Reading changes the world

Reading opens our students' minds to a whole new world. This is truer for our lower school students who are adding new words to their vocabulary daily.

On Nov. 8-9, our friends enjoyed visits from two well-known children’s authors - Jerry Pallotta and Roland Smith.

Pallotta, who is known for his various alphabet books, shared that his love for writing was sparked by reading to his children.

“I noticed that every book started with ‘a’ is for apple,” said Pallotta. “I wanted to challenge that. What if ‘a’ was for something different? So, I wrote an ocean alphabet book.”

Pallotta has published more than 90 children books and has built his craft for more than 30 years.

“I love that he writes books about animals,” said Mike Hinton ’27. “I liked the book he wrote about killer whales because I love killer whales. “The book Killer Whale vs. Great White Shark is awesome.”

“I loved that we got to pick out new books. There are so many fascinating things to learn from them,” said Ryan Kennedy ’27. “I like that he signed my book.”

Roland Smith concluded the author visits on Wednesday, Nov. 9. He taught our students the process of writing a book with three key steps: conduct research; use a storyboard and create a draft.

He encouraged our students to become writers and to write about the things they love.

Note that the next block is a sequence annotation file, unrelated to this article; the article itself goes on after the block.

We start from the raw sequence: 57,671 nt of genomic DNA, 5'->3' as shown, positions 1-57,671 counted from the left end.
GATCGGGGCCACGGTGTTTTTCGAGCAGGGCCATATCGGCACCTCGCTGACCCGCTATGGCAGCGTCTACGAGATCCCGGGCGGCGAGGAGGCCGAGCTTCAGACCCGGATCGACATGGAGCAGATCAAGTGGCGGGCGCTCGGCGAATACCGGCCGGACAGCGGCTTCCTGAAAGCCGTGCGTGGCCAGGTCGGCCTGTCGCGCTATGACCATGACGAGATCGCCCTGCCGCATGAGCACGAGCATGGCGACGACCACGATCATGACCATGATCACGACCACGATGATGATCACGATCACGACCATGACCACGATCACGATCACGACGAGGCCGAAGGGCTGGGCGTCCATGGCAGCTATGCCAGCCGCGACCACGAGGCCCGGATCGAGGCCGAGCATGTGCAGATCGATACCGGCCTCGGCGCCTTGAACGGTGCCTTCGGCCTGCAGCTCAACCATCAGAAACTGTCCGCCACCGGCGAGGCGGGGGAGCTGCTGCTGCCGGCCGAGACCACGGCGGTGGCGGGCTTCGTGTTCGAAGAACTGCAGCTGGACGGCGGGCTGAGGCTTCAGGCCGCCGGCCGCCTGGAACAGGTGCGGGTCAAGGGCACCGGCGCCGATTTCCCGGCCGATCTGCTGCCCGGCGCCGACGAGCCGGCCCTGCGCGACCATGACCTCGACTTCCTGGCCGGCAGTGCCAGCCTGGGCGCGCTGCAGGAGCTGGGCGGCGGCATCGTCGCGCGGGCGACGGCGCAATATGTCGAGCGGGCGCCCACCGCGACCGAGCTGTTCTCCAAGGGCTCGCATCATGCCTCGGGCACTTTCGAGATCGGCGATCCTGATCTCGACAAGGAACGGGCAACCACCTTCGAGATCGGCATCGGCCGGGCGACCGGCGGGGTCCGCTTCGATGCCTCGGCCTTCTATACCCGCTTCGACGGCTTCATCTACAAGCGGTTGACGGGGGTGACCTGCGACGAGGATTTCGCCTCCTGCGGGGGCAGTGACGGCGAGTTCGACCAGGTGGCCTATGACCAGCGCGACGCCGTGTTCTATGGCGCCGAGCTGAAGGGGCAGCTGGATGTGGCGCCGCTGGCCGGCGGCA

Smith, who refers to himself as a realistic fiction writer, said his love and experience with animals came from working at a zoo for 20 years.

“I started working at the zoo knowing that I wanted to be a writer. I think what happens is you write about things that are important to you. And, when you’ve worked with animals for 20 years than that becomes what is important to you,” said Smith. “I write 365 days a year. I wake up writing. My goal is to write 500 words each day. Writing takes time, and you get good at it if you spend time doing it.”

“I like how he writes books and how he told us how to write them,” said Carter Kaplan ’26. “He taught us all the great things about writing.”

“I liked his stories,” said Emear Smith ’26. “I really want to read one of his monster books. I learned that it’s okay to have sloppy copies and to keep writing until you see a really good copy.”

Mary Creekmore, lower school librarian, organized the author visits.

“We were excited to have both authors visit,” said Creekmore. “We’ve been reading their books since September. They both shared their passion for reading and writing. Also, they explained how important it is to write about what you love, and that the process takes time. They gave great advice.”